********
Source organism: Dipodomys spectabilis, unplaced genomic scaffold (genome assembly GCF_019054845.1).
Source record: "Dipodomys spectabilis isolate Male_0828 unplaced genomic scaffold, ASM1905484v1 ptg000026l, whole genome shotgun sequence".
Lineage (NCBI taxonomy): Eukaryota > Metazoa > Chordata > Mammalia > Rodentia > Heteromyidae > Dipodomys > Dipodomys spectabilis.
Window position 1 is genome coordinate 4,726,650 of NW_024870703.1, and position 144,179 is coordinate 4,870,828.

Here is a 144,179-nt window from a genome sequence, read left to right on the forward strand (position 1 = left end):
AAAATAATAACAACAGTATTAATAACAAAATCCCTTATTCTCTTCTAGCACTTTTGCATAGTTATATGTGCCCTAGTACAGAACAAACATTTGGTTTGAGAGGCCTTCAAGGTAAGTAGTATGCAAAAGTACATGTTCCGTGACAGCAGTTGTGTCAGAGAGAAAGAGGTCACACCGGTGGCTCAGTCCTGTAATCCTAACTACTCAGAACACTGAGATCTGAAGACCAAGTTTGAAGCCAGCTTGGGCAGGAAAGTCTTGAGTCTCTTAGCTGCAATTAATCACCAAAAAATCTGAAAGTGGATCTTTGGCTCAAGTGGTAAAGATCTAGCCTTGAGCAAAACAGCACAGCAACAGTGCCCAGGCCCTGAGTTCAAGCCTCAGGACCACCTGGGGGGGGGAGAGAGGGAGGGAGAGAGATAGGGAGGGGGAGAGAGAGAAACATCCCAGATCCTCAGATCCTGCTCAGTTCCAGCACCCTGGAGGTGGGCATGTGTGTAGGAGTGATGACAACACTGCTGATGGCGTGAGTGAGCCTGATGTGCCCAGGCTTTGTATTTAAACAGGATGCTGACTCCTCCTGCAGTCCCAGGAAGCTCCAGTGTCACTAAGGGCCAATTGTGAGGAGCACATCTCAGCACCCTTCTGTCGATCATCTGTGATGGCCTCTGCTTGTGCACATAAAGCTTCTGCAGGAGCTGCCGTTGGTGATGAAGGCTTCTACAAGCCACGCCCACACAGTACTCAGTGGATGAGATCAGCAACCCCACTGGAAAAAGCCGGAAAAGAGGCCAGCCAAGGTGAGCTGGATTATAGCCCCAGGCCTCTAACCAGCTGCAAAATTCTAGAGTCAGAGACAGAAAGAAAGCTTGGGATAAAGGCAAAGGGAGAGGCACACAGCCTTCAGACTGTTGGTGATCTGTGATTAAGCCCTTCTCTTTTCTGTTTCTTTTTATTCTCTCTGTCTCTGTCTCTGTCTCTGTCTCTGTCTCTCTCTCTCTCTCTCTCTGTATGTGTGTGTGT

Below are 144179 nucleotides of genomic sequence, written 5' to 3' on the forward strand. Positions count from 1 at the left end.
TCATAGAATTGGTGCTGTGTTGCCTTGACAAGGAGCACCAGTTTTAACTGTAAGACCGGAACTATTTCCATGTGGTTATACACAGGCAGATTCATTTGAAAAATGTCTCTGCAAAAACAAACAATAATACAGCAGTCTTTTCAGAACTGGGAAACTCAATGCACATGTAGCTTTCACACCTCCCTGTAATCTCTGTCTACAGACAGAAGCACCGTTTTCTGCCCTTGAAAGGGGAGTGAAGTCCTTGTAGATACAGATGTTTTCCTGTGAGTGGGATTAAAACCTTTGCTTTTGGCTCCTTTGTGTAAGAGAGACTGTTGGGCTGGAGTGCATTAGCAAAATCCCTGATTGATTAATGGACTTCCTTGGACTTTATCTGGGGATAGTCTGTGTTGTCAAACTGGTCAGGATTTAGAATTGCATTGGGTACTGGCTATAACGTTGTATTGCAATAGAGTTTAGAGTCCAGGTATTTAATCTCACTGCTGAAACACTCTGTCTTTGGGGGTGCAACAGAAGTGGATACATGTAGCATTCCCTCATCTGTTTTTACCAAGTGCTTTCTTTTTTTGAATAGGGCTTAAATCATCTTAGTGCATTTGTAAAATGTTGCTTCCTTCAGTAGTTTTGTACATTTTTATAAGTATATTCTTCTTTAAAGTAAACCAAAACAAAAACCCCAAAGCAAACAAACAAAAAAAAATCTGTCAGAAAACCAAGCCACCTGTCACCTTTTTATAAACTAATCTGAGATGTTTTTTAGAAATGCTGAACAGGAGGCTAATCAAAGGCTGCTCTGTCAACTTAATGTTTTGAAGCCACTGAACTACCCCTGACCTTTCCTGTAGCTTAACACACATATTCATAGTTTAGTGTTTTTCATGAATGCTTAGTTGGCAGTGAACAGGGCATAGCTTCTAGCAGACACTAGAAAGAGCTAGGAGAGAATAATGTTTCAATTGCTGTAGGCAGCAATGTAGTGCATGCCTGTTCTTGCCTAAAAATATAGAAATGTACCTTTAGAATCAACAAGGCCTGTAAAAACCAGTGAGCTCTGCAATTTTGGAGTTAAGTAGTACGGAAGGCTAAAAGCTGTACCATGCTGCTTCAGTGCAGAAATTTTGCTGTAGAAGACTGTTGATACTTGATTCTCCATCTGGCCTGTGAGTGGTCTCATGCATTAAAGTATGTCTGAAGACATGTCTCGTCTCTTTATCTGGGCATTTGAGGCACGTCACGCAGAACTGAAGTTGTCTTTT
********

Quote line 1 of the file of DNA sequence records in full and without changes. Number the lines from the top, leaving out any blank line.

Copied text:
Source organism: Dipodomys spectabilis, unplaced genomic scaffold (genome assembly GCF_019054845.1).